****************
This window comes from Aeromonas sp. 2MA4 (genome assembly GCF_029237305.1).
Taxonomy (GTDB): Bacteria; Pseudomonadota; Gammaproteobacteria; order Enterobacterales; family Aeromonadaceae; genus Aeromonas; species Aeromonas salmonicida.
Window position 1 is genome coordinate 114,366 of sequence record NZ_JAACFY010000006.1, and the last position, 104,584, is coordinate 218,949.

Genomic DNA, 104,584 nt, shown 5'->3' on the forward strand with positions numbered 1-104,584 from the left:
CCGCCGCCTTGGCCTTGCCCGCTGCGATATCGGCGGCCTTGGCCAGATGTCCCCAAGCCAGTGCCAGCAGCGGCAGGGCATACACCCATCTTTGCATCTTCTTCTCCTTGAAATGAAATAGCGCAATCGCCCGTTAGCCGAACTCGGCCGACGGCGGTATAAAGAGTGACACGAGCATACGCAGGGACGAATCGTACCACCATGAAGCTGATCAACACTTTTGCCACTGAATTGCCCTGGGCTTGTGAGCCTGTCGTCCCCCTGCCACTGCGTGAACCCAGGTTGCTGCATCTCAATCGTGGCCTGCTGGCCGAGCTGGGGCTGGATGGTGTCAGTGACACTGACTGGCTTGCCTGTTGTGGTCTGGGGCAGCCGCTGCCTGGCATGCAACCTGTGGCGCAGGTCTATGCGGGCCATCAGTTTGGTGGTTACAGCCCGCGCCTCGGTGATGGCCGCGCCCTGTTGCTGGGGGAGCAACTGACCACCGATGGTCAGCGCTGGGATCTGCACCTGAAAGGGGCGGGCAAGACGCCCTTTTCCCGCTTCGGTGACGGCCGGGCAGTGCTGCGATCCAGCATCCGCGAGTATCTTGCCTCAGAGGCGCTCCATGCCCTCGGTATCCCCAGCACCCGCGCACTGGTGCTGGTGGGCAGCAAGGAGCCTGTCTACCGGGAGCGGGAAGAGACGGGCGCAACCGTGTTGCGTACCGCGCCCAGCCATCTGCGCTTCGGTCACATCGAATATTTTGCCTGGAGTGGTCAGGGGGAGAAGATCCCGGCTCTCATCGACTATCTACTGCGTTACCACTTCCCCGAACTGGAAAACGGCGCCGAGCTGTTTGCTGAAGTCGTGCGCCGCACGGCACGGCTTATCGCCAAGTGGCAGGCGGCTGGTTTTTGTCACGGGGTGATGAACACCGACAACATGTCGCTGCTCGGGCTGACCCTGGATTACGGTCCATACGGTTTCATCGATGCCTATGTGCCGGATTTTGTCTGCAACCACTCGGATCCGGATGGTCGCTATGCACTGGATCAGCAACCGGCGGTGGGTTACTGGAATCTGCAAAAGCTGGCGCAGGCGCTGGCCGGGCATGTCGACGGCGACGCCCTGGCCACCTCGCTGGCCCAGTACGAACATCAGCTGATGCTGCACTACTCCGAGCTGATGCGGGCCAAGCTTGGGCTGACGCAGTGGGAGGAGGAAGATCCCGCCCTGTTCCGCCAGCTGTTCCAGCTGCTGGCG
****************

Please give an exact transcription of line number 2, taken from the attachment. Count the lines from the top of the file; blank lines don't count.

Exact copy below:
Taxonomy (GTDB): Bacteria; Pseudomonadota; Gammaproteobacteria; order Enterobacterales; family Aeromonadaceae; genus Aeromonas; species Aeromonas salmonicida.